Vassar, West Point share common adversary in WBC

While February 28 will stand as a significant day in the lives of many Vassar students because of the Westboro Baptist Church (WBC) protest and Vassar’s responsive programming, the same date will also prove to be a significant but more somber one for the neighboring West Point Military Academy. Hours before the WBC’s promised picket outside our gates, members of the church will gather at West Point to protest the funeral of General Norman Schwarzkopf, an alumnus who died at the age of 78. Just as these last few weeks have prompted students to reflect on the significance of tolerance and activism in the face of hate, I think we should also use our shared status as targets to consider our connections with West Point and all servicemen and servicewomen.

Picketing funerals, especially military ones, is one of the most notorious tactics the WBC uses to spread its message. Much like its reason for protesting against Vassar, the group’s website cites the military’s tolerance for homosexuality as its reason for picketing Gen. Schwarzkopf’s funeral. According to its website, “The truth is that all these soldiers are fighting for the right of fags to marry—the same sin for which the Lord destroyed the world with a great flood…Military funerals have become pagan orgies of idolatrous blasphemy…”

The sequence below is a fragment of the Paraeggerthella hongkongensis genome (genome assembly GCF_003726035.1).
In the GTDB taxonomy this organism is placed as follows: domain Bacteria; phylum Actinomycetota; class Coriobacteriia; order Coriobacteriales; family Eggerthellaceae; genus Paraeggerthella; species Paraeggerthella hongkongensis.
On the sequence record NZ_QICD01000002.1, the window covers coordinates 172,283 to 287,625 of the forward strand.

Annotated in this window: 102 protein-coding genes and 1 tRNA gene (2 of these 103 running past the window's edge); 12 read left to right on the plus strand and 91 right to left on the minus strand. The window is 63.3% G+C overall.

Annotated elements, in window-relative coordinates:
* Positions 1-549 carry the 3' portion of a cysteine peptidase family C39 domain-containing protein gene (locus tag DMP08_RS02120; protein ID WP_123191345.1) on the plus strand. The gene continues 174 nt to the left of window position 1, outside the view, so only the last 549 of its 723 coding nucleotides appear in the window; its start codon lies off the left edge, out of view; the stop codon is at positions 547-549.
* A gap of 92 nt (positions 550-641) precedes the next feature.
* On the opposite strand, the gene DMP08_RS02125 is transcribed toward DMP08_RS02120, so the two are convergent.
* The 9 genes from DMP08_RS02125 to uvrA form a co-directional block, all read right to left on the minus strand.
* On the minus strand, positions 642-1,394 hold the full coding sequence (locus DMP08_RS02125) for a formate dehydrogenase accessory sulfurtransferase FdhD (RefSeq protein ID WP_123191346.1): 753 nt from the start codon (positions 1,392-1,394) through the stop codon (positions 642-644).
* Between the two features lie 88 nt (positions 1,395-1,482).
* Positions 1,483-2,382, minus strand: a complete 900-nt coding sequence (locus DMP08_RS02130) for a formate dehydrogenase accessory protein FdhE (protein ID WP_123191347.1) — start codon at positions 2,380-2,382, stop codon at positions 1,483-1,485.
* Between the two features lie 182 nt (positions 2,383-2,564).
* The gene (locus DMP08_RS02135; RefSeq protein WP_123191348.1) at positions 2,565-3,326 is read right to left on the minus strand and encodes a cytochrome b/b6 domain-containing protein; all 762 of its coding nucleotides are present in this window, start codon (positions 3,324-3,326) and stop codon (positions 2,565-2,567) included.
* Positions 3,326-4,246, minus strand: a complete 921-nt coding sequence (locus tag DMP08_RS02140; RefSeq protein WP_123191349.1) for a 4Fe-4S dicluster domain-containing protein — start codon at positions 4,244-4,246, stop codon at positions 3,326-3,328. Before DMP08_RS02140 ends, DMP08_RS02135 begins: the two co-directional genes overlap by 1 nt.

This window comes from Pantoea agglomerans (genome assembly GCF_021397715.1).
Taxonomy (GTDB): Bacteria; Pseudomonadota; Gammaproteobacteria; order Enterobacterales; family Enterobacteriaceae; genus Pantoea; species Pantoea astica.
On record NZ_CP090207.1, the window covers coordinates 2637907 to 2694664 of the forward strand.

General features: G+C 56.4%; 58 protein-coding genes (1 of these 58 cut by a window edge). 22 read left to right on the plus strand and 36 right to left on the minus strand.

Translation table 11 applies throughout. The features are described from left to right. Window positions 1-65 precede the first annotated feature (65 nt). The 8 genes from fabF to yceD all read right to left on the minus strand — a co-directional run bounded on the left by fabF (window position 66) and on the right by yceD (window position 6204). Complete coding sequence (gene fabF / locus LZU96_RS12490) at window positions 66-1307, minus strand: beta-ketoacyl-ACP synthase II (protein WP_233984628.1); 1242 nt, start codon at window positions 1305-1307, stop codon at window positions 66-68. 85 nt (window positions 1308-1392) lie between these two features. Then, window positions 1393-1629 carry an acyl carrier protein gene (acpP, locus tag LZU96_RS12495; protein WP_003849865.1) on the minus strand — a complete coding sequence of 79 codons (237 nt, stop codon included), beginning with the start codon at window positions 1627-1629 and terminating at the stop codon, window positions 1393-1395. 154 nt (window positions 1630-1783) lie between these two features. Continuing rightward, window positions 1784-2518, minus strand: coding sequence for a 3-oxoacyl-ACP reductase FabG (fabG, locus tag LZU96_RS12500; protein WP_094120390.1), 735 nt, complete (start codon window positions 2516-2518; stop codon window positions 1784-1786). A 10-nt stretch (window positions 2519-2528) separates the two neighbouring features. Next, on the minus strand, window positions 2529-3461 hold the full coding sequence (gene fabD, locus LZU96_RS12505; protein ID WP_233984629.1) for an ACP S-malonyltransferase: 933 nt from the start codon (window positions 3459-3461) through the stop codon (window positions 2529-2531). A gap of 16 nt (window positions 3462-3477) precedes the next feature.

Although criticisms of our two institutions have similar sources, the words and aims differ in some significant ways. Based on previous events, the church will look to disrupt Vassar’s daily activities and attack our communities’ values. However, at funeral protests the church specifically rejoices in death and advocates for more bloodshed. The WBC’s anti-military protests include holding up signs that say ‘Thank God for Dead Soldiers’ and ‘Thank God for IEDs’; protestors have also sung and yelled in the past in order to disrupt services or to be heard by mourners as they enter or leave.